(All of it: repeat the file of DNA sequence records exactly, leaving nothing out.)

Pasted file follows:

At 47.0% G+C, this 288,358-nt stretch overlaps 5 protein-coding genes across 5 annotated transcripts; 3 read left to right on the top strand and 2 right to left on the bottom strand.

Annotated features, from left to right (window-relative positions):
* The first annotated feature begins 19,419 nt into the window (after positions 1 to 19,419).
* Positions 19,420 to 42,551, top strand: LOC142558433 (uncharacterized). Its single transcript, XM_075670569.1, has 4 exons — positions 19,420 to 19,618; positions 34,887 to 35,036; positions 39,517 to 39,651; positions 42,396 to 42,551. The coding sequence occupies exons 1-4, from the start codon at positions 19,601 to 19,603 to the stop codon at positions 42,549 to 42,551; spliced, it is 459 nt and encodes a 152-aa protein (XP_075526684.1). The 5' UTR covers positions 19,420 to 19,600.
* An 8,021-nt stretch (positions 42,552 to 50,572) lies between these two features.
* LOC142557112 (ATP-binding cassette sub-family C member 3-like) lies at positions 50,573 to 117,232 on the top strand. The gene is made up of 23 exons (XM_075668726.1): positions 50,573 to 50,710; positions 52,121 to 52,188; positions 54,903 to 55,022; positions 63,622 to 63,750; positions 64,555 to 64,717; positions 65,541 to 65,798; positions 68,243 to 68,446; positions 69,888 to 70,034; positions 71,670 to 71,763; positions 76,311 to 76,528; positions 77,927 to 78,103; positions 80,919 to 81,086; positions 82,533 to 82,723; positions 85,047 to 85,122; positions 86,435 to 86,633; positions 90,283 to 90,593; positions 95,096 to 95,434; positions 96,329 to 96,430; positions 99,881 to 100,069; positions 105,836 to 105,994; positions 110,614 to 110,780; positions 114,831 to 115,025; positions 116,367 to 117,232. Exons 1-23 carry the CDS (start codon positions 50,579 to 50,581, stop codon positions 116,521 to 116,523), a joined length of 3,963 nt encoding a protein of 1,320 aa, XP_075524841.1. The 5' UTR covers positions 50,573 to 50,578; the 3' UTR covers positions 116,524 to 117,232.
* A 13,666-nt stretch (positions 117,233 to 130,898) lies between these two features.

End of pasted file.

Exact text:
At 47.0% G+C, this 288,358-nt stretch overlaps 5 protein-coding genes across 5 annotated transcripts; 3 read left to right on the top strand and 2 right to left on the bottom strand.

Annotated features, from left to right (window-relative positions):
* The first annotated feature begins 19,419 nt into the window (after positions 1 to 19,419).
* Positions 19,420 to 42,551, top strand: LOC142558433 (uncharacterized). Its single transcript, XM_075670569.1, has 4 exons — positions 19,420 to 19,618; positions 34,887 to 35,036; positions 39,517 to 39,651; positions 42,396 to 42,551. The coding sequence occupies exons 1-4, from the start codon at positions 19,601 to 19,603 to the stop codon at positions 42,549 to 42,551; spliced, it is 459 nt and encodes a 152-aa protein (XP_075526684.1). The 5' UTR covers positions 19,420 to 19,600.
* An 8,021-nt stretch (positions 42,552 to 50,572) lies between these two features.
* LOC142557112 (ATP-binding cassette sub-family C member 3-like) lies at positions 50,573 to 117,232 on the top strand. The gene is made up of 23 exons (XM_075668726.1): positions 50,573 to 50,710; positions 52,121 to 52,188; positions 54,903 to 55,022; positions 63,622 to 63,750; positions 64,555 to 64,717; positions 65,541 to 65,798; positions 68,243 to 68,446; positions 69,888 to 70,034; positions 71,670 to 71,763; positions 76,311 to 76,528; positions 77,927 to 78,103; positions 80,919 to 81,086; positions 82,533 to 82,723; positions 85,047 to 85,122; positions 86,435 to 86,633; positions 90,283 to 90,593; positions 95,096 to 95,434; positions 96,329 to 96,430; positions 99,881 to 100,069; positions 105,836 to 105,994; positions 110,614 to 110,780; positions 114,831 to 115,025; positions 116,367 to 117,232. Exons 1-23 carry the CDS (start codon positions 50,579 to 50,581, stop codon positions 116,521 to 116,523), a joined length of 3,963 nt encoding a protein of 1,320 aa, XP_075524841.1. The 5' UTR covers positions 50,573 to 50,578; the 3' UTR covers positions 116,524 to 117,232.
* A 13,666-nt stretch (positions 117,233 to 130,898) lies between these two features.